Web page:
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Pedro Revilla and W.F. Tracy

Sweet corn is one of the most important vegetable crops in the United States, however the morphology and phylogeny of open-pollinated sweet corn cultivars has not been studied. Fifty eight open-pollinated sweet corn cultivars were characterized with thirty-four descriptors to provide information for breeders interested in broadening the genetic base of sweet corn. Principal component analysis and cluster analysis were performed to classify sweet corn cultivars based on morphology. Also, relationships among morphological variables in this set of cultivars were determined. The general ordination of cultivars followed an axis representing earliness, and plant, leaf, and tassel size, while ear and kernel attributes were less variable. The morphological variability among all of the widely used sweet corn cultivars, except `Country Gentleman', was not greater than the variability found among the `Golden Bantam' strains. Based on morphology, 52 of the cultivars could be considered as one race, which we propose be called `Northeastern Sweets'. These may be a subset of the race `Northern Flint'. Five of the remaining cultivars are from the north-central or southwestern United States and may represent races from those areas. The sixth cultivar is `Country Gentleman', a commercially important sweet corn cultivar. Due to the importance of `Country Gentleman' and the introgression of nonsweet germplasm into modern sweet corn, we believe that sweet corn should be defined based on its use as a vegetable and on the presence of one or more genes that increase sugar levels in the endosperm.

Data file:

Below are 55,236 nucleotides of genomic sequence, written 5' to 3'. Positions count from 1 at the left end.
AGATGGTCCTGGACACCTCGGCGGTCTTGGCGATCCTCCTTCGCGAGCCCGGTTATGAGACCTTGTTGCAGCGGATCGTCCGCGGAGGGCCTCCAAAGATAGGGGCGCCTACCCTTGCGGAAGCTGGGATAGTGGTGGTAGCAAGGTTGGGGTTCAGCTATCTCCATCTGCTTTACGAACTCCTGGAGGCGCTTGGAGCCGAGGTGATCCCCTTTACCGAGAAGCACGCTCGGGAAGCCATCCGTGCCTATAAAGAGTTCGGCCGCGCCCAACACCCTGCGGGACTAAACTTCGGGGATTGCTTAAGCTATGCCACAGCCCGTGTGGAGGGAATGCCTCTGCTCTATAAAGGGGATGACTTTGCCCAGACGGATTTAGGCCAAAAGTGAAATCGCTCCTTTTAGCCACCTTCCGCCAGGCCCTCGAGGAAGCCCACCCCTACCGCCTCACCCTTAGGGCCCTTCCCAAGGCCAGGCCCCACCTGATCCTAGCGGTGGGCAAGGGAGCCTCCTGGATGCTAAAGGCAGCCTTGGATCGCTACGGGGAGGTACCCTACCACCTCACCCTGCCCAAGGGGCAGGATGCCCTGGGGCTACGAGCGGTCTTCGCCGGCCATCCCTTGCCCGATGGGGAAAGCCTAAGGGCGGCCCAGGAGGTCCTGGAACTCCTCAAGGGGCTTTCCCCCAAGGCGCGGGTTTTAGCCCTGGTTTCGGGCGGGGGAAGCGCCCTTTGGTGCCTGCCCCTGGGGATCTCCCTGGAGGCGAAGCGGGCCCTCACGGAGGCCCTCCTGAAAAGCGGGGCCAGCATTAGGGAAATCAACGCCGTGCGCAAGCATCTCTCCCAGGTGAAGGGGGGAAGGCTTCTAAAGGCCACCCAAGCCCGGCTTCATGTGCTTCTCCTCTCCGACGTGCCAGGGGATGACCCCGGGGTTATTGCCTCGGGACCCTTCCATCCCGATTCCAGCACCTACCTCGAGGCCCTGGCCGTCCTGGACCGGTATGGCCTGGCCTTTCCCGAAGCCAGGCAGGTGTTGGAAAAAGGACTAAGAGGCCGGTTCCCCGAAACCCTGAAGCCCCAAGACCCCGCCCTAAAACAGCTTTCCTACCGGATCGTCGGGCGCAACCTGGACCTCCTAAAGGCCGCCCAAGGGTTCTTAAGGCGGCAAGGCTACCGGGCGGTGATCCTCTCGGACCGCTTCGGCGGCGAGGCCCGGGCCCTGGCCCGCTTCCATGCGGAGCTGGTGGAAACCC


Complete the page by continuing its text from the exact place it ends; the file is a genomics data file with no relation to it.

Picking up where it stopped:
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Michael J. Havey

selection of maintainer lines after crossing (i.e., at maximum linkage disequilibrium), they may not be in linkage disequilibrium with Ms among plants from open-pollinated (OP) populations ( Gökçe and Havey, 2002 ). Yang et al. (2012) identified two

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Javier Sanzol and Timothy P. Robbins

work was to identify S-alleles in european pear by means of pollinations and subsequently analyze the correspondence between S-phenotypes and S-RNase genotypes. Following an approach based on the use of semicompatible cultivars, we were able to

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Karen E. Mulford and James J. Linduska

Cucumbers are susceptible to the bacterial wilt organism that overwinters in the gut of cucumber beetles. This disease is transmitted in feces via open feeding wounds and plugs xylem vessels of water conductive tissues. Insecticides can be applied to control cucumber beetles. Adios, a semiochemical bait impregnated with cucurbitacin is combined with the insecticide carbaryl, which can be applied after plant emergence to control cucumber beetles. However, the method of application for giving the maximum control is unknown; thus, this was the purpose of this project. This study evaluates the rate of application, number of applications, methods of application using pressure and airblast sprays, and compares two Adios formulations. Also studied were the effects of Adios on bee fertilization and the quality of the fruit, since carbaryl is toxic to bees, and therefore can affect pollination. Adios was also compared to a foliar insecticide, Asana.